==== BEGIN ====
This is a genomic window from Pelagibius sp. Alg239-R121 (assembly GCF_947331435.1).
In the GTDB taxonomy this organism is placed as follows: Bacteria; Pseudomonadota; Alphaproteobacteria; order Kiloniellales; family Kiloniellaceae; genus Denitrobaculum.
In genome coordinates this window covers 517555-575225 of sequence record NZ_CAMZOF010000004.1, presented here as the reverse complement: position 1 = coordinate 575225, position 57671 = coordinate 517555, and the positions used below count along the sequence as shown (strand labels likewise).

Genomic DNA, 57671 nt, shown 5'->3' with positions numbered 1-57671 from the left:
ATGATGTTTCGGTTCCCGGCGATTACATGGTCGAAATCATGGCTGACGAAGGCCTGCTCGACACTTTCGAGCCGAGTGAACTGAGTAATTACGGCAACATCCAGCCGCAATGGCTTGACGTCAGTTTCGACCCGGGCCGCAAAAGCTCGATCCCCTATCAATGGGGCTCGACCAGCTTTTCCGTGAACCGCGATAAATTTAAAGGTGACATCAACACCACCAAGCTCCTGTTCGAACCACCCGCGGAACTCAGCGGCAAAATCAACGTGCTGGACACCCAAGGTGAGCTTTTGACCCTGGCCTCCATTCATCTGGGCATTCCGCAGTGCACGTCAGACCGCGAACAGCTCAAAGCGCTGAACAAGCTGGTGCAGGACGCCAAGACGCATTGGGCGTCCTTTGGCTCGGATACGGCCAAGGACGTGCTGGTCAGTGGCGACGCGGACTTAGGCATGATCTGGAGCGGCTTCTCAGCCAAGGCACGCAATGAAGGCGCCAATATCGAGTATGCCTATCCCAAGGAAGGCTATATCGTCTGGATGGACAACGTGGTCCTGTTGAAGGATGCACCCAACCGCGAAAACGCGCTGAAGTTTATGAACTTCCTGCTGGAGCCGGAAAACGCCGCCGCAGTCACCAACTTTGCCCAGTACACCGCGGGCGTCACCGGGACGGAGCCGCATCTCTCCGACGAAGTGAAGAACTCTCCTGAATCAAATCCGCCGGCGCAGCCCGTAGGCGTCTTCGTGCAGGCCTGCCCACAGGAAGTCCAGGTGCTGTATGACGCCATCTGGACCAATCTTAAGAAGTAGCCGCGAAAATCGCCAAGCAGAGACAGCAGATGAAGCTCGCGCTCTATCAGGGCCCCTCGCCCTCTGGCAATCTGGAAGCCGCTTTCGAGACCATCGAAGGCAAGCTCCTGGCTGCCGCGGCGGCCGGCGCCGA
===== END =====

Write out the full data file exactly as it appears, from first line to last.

This is a genomic window from Pelagibius sp. Alg239-R121 (assembly GCF_947331435.1).
In the GTDB taxonomy this organism is placed as follows: Bacteria; Pseudomonadota; Alphaproteobacteria; order Kiloniellales; family Kiloniellaceae; genus Denitrobaculum.
In genome coordinates this window covers 517555-575225 of sequence record NZ_CAMZOF010000004.1, presented here as the reverse complement: position 1 = coordinate 575225, position 57671 = coordinate 517555, and the positions used below count along the sequence as shown (strand labels likewise).

Genomic DNA, 57671 nt, shown 5'->3' with positions numbered 1-57671 from the left:
ATGATGTTTCGGTTCCCGGCGATTACATGGTCGAAATCATGGCTGACGAAGGCCTGCTCGACACTTTCGAGCCGAGTGAACTGAGTAATTACGGCAACATCCAGCCGCAATGGCTTGACGTCAGTTTCGACCCGGGCCGCAAAAGCTCGATCCCCTATCAATGGGGCTCGACCAGCTTTTCCGTGAACCGCGATAAATTTAAAGGTGACATCAACACCACCAAGCTCCTGTTCGAACCACCCGCGGAACTCAGCGGCAAAATCAACGTGCTGGACACCCAAGGTGAGCTTTTGACCCTGGCCTCCATTCATCTGGGCATTCCGCAGTGCACGTCAGACCGCGAACAGCTCAAAGCGCTGAACAAGCTGGTGCAGGACGCCAAGACGCATTGGGCGTCCTTTGGCTCGGATACGGCCAAGGACGTGCTGGTCAGTGGCGACGCGGACTTAGGCATGATCTGGAGCGGCTTCTCAGCCAAGGCACGCAATGAAGGCGCCAATATCGAGTATGCCTATCCCAAGGAAGGCTATATCGTCTGGATGGACAACGTGGTCCTGTTGAAGGATGCACCCAACCGCGAAAACGCGCTGAAGTTTATGAACTTCCTGCTGGAGCCGGAAAACGCCGCCGCAGTCACCAACTTTGCCCAGTACACCGCGGGCGTCACCGGGACGGAGCCGCATCTCTCCGACGAAGTGAAGAACTCTCCTGAATCAAATCCGCCGGCGCAGCCCGTAGGCGTCTTCGTGCAGGCCTGCCCACAGGAAGTCCAGGTGCTGTATGACGCCATCTGGACCAATCTTAAGAAGTAGCCGCGAAAATCGCCAAGCAGAGACAGCAGATGAAGCTCGCGCTCTATCAGGGCCCCTCGCCCTCTGGCAATCTGGAAGCCGCTTTCGAGACCATCGAAGGCAAGCTCCTGGCTGCCGCGGCGGCCGGCGCCGA